Dayton hired contractor despite red flags

The city of Dayton awarded one demolition company multiple contracts even though city staff raised red flags about the company, which has been sued and accused of deception and nonpayment by subcontractors, rental companies and creditors, according to a Dayton Daily News investigation.

The company, United Demolition Excavation and Site Management, which is based in Dayton, was not paid the full $371,267 it was awarded in demolition contracts in 2015 and 2016, because the city terminated at least one contract citing “numerous breaches,” including incomplete work, illegal dumping at two sites, improper use of fill and damage caused to adjoining properties, according to a court affidavit from a city employee.

The Dayton Daily News has been investigating city of Dayton contracts after the FBI indicted a city employee, a former city commissioner and two others on federal charges that allege corruption, fraud and that bribes were used to try to help people and companies do business with the city. The indictments alleged several problems with city demolition contracts.

MORE: Dayton corruption probe linked to demolition contracts

United Demolition is one of the companies to bid on demolition work in recent years in the city. The city has been funding demolition of abandoned houses and buildings throughout the city for more than a decade in an attempt to removed blighted properties and make lots available for new construction. The work is often paid for using federal funds.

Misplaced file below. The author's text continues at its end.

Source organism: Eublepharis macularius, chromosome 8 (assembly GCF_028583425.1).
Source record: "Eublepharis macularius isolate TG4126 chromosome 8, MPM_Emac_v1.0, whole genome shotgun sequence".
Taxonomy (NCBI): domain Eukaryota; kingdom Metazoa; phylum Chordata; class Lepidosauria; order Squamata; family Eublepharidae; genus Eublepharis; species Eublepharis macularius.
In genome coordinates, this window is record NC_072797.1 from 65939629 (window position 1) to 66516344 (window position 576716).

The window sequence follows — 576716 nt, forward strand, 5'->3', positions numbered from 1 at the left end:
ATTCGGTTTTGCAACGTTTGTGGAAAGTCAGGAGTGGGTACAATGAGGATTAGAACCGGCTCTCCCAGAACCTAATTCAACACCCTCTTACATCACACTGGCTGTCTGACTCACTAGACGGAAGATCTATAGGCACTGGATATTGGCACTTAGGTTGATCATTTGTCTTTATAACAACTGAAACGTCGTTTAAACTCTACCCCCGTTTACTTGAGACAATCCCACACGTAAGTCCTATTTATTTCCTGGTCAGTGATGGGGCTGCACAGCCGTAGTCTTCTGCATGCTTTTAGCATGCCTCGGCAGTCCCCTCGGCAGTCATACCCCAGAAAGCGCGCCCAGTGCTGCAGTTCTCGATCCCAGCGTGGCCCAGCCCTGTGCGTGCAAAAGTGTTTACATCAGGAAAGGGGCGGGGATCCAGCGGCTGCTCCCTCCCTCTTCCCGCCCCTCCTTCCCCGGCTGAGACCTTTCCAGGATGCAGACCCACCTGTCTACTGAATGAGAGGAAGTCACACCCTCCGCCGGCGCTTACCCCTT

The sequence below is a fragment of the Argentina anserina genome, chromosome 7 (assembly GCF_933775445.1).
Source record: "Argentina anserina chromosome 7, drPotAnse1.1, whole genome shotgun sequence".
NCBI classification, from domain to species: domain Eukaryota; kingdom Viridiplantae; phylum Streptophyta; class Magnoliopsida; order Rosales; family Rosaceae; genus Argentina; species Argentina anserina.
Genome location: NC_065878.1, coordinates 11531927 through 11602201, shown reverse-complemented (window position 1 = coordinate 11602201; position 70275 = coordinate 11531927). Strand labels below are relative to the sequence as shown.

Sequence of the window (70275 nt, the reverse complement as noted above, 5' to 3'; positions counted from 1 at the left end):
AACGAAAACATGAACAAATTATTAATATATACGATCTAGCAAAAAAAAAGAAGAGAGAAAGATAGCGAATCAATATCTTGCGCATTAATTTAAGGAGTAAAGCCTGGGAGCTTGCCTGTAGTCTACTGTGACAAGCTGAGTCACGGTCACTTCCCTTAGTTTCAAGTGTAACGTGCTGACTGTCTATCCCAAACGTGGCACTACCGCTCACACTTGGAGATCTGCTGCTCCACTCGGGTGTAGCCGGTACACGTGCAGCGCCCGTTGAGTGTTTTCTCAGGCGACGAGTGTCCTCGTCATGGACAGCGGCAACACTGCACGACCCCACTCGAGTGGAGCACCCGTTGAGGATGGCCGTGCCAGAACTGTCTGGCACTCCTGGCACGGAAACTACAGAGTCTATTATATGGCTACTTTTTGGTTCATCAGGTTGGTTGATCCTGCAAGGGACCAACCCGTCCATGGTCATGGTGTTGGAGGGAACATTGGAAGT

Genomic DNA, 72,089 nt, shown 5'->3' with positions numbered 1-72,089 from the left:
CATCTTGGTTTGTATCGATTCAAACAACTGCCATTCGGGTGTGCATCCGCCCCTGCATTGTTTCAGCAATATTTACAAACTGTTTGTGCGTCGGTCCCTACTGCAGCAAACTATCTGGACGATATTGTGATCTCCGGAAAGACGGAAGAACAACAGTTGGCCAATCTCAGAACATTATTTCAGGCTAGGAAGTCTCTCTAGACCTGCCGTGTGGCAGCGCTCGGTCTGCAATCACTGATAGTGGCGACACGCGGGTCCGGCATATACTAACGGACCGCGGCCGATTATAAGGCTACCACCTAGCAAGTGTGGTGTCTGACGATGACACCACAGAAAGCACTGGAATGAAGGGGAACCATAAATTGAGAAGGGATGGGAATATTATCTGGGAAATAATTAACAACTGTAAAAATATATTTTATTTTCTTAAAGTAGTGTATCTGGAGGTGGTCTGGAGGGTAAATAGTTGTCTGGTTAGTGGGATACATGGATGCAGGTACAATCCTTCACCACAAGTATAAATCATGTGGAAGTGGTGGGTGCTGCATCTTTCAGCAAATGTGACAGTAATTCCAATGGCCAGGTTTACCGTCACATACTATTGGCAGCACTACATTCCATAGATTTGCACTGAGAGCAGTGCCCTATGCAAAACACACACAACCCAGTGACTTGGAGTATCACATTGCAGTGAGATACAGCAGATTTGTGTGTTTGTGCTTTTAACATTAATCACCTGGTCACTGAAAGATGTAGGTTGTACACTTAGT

The investigation found that the city selected United Demolition for contracts even though the company had “unfavorable” reference checks from local municipalities, landfills, equipment-rental companies and subcontractors, city of Dayton records show.

The city awarded United Demolition one contract even though city staff raised concerns about the company’s capacity and difficulty completing projects on time.

Dayton Deputy City Manager Joe Parlette said United Demolition performed satisfactorily on residential demolition during its first contract. He said it is also fairly common for the city to have problems with contractors.

“Staff work with contractors to address issues of concern which are typically addressed quickly and sufficiently,” he said.

Numerous court judgments have been rendered against United Demolition and owner Michael Marshall from subcontractors, small business owners, lenders and equipment-rental companies and others who claim they are owed tens of thousands of dollars.

“The city paid United Demolition, but I didn’t get a penny,” said Arthur Partin, owner of Partin Trucking Inc. His company obtained a $52,869 judgment against United Demolition for unpaid work.

Reached by phone this week, Marshall declined to comment and hung up. Requests for comment from other former stakeholders of United Demolition and attorneys were not returned.

United Demolition was formed in late 2013 with Marshall listed as one of the company’s officers, according to city documents.